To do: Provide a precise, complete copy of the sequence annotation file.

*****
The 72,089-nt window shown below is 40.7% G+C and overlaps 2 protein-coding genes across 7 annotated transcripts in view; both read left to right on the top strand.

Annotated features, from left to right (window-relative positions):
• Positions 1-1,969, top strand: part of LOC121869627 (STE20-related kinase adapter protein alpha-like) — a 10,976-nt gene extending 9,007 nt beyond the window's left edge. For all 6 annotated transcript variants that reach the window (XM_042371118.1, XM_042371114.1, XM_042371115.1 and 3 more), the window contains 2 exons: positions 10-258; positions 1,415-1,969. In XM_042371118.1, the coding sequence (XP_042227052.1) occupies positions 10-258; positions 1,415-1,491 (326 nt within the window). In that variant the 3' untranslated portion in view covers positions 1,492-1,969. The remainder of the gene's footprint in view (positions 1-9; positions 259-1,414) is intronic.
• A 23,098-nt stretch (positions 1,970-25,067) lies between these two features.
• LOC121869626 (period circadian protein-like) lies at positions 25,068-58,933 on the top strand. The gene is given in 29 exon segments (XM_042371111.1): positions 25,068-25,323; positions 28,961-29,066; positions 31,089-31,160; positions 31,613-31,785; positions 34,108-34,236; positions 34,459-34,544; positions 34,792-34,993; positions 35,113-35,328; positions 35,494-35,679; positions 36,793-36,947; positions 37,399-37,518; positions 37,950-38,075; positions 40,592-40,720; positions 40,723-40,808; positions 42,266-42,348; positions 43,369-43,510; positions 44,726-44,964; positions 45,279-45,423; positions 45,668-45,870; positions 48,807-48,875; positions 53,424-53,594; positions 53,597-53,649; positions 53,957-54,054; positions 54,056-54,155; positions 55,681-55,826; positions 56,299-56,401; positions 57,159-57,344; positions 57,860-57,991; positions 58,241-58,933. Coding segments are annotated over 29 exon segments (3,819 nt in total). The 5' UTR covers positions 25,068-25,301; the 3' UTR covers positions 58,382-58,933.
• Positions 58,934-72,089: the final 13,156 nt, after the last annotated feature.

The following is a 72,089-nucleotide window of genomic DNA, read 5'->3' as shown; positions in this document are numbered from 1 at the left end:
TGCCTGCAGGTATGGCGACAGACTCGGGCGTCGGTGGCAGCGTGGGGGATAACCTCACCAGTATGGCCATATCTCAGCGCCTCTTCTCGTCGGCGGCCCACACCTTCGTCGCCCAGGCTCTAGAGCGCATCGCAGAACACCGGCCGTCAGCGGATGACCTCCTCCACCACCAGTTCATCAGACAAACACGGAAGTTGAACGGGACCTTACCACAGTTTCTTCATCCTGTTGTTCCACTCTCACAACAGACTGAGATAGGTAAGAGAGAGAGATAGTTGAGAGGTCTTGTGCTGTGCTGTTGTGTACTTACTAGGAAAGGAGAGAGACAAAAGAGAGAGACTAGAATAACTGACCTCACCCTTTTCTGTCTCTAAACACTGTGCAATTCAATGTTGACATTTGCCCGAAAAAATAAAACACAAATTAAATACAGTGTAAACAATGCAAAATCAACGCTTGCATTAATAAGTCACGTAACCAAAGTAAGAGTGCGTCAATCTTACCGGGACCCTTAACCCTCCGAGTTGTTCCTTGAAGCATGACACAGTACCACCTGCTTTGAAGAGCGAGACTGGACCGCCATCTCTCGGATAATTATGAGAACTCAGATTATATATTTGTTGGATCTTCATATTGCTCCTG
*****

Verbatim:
The 72,089-nt window shown below is 40.7% G+C and overlaps 2 protein-coding genes across 7 annotated transcripts in view; both read left to right on the top strand.

Annotated features, from left to right (window-relative positions):
• Positions 1-1,969, top strand: part of LOC121869627 (STE20-related kinase adapter protein alpha-like) — a 10,976-nt gene extending 9,007 nt beyond the window's left edge. For all 6 annotated transcript variants that reach the window (XM_042371118.1, XM_042371114.1, XM_042371115.1 and 3 more), the window contains 2 exons: positions 10-258; positions 1,415-1,969. In XM_042371118.1, the coding sequence (XP_042227052.1) occupies positions 10-258; positions 1,415-1,491 (326 nt within the window). In that variant the 3' untranslated portion in view covers positions 1,492-1,969. The remainder of the gene's footprint in view (positions 1-9; positions 259-1,414) is intronic.
• A 23,098-nt stretch (positions 1,970-25,067) lies between these two features.
• LOC121869626 (period circadian protein-like) lies at positions 25,068-58,933 on the top strand. The gene is given in 29 exon segments (XM_042371111.1): positions 25,068-25,323; positions 28,961-29,066; positions 31,089-31,160; positions 31,613-31,785; positions 34,108-34,236; positions 34,459-34,544; positions 34,792-34,993; positions 35,113-35,328; positions 35,494-35,679; positions 36,793-36,947; positions 37,399-37,518; positions 37,950-38,075; positions 40,592-40,720; positions 40,723-40,808; positions 42,266-42,348; positions 43,369-43,510; positions 44,726-44,964; positions 45,279-45,423; positions 45,668-45,870; positions 48,807-48,875; positions 53,424-53,594; positions 53,597-53,649; positions 53,957-54,054; positions 54,056-54,155; positions 55,681-55,826; positions 56,299-56,401; positions 57,159-57,344; positions 57,860-57,991; positions 58,241-58,933. Coding segments are annotated over 29 exon segments (3,819 nt in total). The 5' UTR covers positions 25,068-25,301; the 3' UTR covers positions 58,382-58,933.
• Positions 58,934-72,089: the final 13,156 nt, after the last annotated feature.

The following is a 72,089-nucleotide window of genomic DNA, read 5'->3' as shown; positions in this document are numbered from 1 at the left end:
TGCCTGCAGGTATGGCGACAGACTCGGGCGTCGGTGGCAGCGTGGGGGATAACCTCACCAGTATGGCCATATCTCAGCGCCTCTTCTCGTCGGCGGCCCACACCTTCGTCGCCCAGGCTCTAGAGCGCATCGCAGAACACCGGCCGTCAGCGGATGACCTCCTCCACCACCAGTTCATCAGACAAACACGGAAGTTGAACGGGACCTTACCACAGTTTCTTCATCCTGTTGTTCCACTCTCACAACAGACTGAGATAGGTAAGAGAGAGAGATAGTTGAGAGGTCTTGTGCTGTGCTGTTGTGTACTTACTAGGAAAGGAGAGAGACAAAAGAGAGAGACTAGAATAACTGACCTCACCCTTTTCTGTCTCTAAACACTGTGCAATTCAATGTTGACATTTGCCCGAAAAAATAAAACACAAATTAAATACAGTGTAAACAATGCAAAATCAACGCTTGCATTAATAAGTCACGTAACCAAAGTAAGAGTGCGTCAATCTTACCGGGACCCTTAACCCTCCGAGTTGTTCCTTGAAGCATGACACAGTACCACCTGCTTTGAAGAGCGAGACTGGACCGCCATCTCTCGGATAATTATGAGAACTCAGATTATATATTTGTTGGATCTTCATATTGCTCCTG